SCOT (Short Course Oncology Therapy) Trial

Patients who are diagnosed with early bowel cancer may be advised to have chemotherapy treatment for 24 weeks after surgery. This treatment increases their chances of surviving the cancer.  Unfortunately, all chemotherapy treatments have side effects and these side effects often get worse as the treatment goes on.  Previous studies have demonstrated that a shorter course of chemotherapy may be less toxic without being less effective. The aim of the SCOT trial is to definitively answer the question of whether 12 weeks of chemotherapy is as effective in reducing cancer recurrence as the current standard practice of 24 weeks of the same chemotherapy drugs. It is hoped that the 12 week chemotherapy treatment will not only show less side effects than the 24 week treatment, and would be much more convenient, but also would be no less effective. New Zealand patients joined others from around the world, and were randomly assigned to have their treatment for 12 or 24 weeks. The early results have been released and show  side effects, such as nerve damage, were less for those patients receiving 12 weeks of chemotherapy compared to those receiving 24 weeks. However, the patients need much longer follow-up to establish whether recurrence rates and survival are the same for 12 compared with 24 weeks of treatment, and also check for persisting long term nerve side effects.

A La CaRT (Australasian Laparoscopic Cancer of the Rectum Trial) Trial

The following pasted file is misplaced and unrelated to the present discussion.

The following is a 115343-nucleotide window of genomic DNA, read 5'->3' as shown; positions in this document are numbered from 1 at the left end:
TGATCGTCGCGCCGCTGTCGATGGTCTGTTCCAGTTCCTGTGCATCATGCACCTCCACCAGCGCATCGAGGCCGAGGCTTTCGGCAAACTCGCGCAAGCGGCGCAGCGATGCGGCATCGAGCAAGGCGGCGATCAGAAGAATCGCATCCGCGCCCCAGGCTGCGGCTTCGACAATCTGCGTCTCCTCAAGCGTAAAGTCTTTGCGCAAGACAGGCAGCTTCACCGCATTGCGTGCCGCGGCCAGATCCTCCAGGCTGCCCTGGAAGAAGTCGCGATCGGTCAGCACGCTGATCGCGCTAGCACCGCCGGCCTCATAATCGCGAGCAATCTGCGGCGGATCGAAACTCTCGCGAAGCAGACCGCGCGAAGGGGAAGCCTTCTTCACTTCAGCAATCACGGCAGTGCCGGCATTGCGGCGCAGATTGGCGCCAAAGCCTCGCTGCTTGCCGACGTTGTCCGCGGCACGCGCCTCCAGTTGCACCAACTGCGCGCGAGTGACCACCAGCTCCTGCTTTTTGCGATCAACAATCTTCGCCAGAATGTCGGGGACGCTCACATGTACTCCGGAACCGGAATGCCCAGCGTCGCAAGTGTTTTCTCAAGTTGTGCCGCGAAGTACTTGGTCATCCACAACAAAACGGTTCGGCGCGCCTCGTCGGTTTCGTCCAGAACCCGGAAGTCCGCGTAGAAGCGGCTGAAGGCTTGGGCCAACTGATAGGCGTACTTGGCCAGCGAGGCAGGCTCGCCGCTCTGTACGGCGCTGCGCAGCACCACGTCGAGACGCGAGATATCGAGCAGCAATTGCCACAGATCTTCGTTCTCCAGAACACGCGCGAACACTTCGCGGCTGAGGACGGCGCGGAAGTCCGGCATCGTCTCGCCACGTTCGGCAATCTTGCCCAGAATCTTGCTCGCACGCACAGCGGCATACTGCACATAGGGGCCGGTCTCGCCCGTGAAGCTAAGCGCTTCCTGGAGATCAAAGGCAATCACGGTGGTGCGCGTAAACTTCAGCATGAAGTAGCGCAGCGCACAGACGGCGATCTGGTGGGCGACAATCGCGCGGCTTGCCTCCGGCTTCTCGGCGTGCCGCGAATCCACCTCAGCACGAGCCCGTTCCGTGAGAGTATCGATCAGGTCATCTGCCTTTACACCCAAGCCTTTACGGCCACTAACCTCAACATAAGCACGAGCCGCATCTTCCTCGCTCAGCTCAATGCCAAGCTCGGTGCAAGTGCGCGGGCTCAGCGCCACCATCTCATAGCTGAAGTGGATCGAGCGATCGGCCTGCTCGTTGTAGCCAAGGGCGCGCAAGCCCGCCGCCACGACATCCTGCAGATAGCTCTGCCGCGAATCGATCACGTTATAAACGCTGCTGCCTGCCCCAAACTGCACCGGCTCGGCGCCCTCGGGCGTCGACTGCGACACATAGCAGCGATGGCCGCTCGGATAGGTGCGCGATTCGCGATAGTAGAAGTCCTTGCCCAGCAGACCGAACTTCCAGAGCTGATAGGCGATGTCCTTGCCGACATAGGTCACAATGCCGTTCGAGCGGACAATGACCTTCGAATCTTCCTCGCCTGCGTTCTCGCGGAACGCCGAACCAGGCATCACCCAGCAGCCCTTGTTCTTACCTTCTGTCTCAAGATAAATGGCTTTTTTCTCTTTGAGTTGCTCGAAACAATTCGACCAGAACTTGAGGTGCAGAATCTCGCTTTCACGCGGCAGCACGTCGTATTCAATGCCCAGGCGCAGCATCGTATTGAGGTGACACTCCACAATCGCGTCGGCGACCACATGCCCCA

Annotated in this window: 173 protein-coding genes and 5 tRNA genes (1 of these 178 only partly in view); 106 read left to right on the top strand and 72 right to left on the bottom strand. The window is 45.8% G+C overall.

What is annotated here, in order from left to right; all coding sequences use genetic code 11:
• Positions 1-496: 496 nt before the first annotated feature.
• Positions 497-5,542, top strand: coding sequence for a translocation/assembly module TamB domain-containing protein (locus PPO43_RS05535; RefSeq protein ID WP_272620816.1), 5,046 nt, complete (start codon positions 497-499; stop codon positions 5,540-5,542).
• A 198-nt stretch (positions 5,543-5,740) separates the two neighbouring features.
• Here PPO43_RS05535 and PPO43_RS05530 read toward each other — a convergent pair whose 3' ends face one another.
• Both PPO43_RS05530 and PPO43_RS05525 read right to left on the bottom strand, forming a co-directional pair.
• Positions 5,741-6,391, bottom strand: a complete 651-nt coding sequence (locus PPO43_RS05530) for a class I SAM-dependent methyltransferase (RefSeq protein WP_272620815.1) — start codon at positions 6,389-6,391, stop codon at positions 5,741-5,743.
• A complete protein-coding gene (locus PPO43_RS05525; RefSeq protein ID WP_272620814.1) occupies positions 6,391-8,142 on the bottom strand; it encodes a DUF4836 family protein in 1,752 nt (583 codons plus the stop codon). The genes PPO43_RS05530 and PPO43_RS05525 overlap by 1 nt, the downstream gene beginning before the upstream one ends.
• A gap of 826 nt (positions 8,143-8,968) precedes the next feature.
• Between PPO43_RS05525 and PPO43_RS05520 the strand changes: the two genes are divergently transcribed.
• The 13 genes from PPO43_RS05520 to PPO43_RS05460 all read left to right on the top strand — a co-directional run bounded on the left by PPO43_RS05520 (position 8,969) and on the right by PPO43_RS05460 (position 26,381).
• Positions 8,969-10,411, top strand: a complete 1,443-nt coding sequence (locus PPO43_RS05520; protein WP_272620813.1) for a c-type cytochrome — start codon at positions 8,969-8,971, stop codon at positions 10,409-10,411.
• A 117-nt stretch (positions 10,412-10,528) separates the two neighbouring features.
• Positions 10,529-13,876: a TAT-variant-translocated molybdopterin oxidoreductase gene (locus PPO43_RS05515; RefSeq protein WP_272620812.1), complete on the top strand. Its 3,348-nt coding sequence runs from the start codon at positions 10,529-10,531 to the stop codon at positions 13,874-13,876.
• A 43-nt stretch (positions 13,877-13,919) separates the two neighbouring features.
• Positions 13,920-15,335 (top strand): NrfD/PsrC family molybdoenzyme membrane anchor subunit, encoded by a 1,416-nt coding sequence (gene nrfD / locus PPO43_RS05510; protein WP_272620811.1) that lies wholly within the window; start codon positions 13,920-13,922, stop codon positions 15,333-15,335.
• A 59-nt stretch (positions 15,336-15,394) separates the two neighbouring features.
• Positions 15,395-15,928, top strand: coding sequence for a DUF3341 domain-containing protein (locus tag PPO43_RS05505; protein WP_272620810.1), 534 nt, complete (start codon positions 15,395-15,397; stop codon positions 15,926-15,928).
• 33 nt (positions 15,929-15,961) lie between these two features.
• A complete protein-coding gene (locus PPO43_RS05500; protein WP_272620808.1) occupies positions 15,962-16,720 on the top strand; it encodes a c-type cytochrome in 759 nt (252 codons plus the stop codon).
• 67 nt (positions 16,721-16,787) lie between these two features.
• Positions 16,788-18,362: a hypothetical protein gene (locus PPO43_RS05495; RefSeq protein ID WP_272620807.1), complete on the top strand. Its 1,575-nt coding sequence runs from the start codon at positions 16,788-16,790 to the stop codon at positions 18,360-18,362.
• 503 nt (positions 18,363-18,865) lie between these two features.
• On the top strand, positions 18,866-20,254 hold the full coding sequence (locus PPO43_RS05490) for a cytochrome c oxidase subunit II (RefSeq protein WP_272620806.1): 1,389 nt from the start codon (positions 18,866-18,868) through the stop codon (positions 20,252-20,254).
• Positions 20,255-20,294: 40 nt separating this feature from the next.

GCF was pleased to be able to support New Zealand participation in the Australasian Laparoscopic Cancer of the Rectum Trial (ALaCaRT), which compared laparoscopic assisted (or keyhole surgery) with conventional open surgery for the treatment of rectal cancer. The study enrolled 475 patients from Australia and New Zealand and recently reported the preliminary findings based on an assessment of the adequacy or completeness of removal of the cancer. JAMA October 2015 article click here. Patients were randomly allocated to either laparoscopic or open surgery with the aim of finding out whether or not laparoscopic surgery was as effective as open surgery at removing the cancer. They found that rates of complete tumour removal, as assessed by pathological examination of the removed specimen, were excellent overall, but lower after laparoscopic than open surgery. The study therefore was not able to prove that laparoscopic surgery was as good as open surgery at obtaining complete tumour removal.

At first impression this may seem like a disappointing result, but there several important messages that we can take from the ALaCaRT trial. The first is that the quality of surgery overall, including the laparoscopic group, was found to be excellent by international standards and this is a common feature of well designed clinical trials; participants tend to receive a very high standard of care. The second message is the importance of clinical trials in determining the role of new treatments, whether these are new drugs or new ways of performing operations. Patients in the ALaCaRT study will continue to be followed up to determine rates of cancer recurrence and long term survival.

TOPGEAR trial – lay summary and update 20 July 2015